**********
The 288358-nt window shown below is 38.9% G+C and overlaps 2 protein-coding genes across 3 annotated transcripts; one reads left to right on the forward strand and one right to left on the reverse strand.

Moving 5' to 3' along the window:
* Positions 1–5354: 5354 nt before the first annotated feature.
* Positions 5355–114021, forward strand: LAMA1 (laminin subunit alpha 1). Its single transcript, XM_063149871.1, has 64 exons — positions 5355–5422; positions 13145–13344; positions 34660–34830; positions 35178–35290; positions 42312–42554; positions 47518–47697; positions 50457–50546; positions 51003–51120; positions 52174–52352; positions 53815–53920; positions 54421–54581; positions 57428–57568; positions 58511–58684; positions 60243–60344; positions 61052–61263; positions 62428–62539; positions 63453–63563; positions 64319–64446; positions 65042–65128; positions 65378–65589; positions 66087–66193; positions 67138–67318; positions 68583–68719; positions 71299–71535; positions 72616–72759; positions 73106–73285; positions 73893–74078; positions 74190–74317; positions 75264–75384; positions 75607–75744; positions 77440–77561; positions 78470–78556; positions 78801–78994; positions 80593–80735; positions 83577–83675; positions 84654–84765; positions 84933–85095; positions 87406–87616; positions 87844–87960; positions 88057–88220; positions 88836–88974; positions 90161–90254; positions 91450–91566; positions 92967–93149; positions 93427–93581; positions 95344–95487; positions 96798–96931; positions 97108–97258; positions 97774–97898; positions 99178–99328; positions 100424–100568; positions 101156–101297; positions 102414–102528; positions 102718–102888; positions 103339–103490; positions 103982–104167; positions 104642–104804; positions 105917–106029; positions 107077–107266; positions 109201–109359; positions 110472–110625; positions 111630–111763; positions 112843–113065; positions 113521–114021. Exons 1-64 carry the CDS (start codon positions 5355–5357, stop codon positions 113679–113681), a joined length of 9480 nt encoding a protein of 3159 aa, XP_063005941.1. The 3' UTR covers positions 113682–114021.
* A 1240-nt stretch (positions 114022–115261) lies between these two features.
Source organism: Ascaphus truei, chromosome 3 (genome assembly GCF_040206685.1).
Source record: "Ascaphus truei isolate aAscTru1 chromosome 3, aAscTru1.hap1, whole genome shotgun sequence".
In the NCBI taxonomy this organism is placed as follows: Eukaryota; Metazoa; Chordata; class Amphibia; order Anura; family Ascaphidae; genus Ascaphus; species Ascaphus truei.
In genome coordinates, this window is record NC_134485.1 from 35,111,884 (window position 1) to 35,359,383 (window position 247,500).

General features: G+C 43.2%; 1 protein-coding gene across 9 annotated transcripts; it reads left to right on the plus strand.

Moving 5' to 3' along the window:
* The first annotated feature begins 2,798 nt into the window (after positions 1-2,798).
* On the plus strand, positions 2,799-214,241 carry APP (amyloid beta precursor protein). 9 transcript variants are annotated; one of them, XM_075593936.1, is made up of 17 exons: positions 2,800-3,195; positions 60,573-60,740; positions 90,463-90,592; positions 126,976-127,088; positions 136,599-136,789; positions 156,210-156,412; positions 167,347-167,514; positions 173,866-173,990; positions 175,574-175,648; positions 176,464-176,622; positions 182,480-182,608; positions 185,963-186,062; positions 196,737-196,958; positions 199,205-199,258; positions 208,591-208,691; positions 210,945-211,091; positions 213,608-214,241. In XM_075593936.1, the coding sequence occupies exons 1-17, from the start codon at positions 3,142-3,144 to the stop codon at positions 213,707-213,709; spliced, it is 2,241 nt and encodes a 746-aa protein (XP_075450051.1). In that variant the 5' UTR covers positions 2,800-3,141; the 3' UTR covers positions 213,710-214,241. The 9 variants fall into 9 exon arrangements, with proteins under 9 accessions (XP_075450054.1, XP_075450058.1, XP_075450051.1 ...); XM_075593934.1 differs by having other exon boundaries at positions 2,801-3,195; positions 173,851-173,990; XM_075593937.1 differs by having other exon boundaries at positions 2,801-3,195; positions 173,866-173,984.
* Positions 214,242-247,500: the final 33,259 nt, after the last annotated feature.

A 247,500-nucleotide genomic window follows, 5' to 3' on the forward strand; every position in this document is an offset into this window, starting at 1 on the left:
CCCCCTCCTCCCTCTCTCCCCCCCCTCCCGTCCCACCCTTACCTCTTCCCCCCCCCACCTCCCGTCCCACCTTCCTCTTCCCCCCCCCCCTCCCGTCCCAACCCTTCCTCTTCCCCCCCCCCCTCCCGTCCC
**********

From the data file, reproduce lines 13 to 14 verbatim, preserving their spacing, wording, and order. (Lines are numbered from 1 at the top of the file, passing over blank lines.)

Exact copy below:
* On the plus strand, positions 2,799-214,241 carry APP (amyloid beta precursor protein). 9 transcript variants are annotated; one of them, XM_075593936.1, is made up of 17 exons: positions 2,800-3,195; positions 60,573-60,740; positions 90,463-90,592; positions 126,976-127,088; positions 136,599-136,789; positions 156,210-156,412; positions 167,347-167,514; positions 173,866-173,990; positions 175,574-175,648; positions 176,464-176,622; positions 182,480-182,608; positions 185,963-186,062; positions 196,737-196,958; positions 199,205-199,258; positions 208,591-208,691; positions 210,945-211,091; positions 213,608-214,241. In XM_075593936.1, the coding sequence occupies exons 1-17, from the start codon at positions 3,142-3,144 to the stop codon at positions 213,707-213,709; spliced, it is 2,241 nt and encodes a 746-aa protein (XP_075450051.1). In that variant the 5' UTR covers positions 2,800-3,141; the 3' UTR covers positions 213,710-214,241. The 9 variants fall into 9 exon arrangements, with proteins under 9 accessions (XP_075450054.1, XP_075450058.1, XP_075450051.1 ...); XM_075593934.1 differs by having other exon boundaries at positions 2,801-3,195; positions 173,851-173,990; XM_075593937.1 differs by having other exon boundaries at positions 2,801-3,195; positions 173,866-173,984.
* Positions 214,242-247,500: the final 33,259 nt, after the last annotated feature.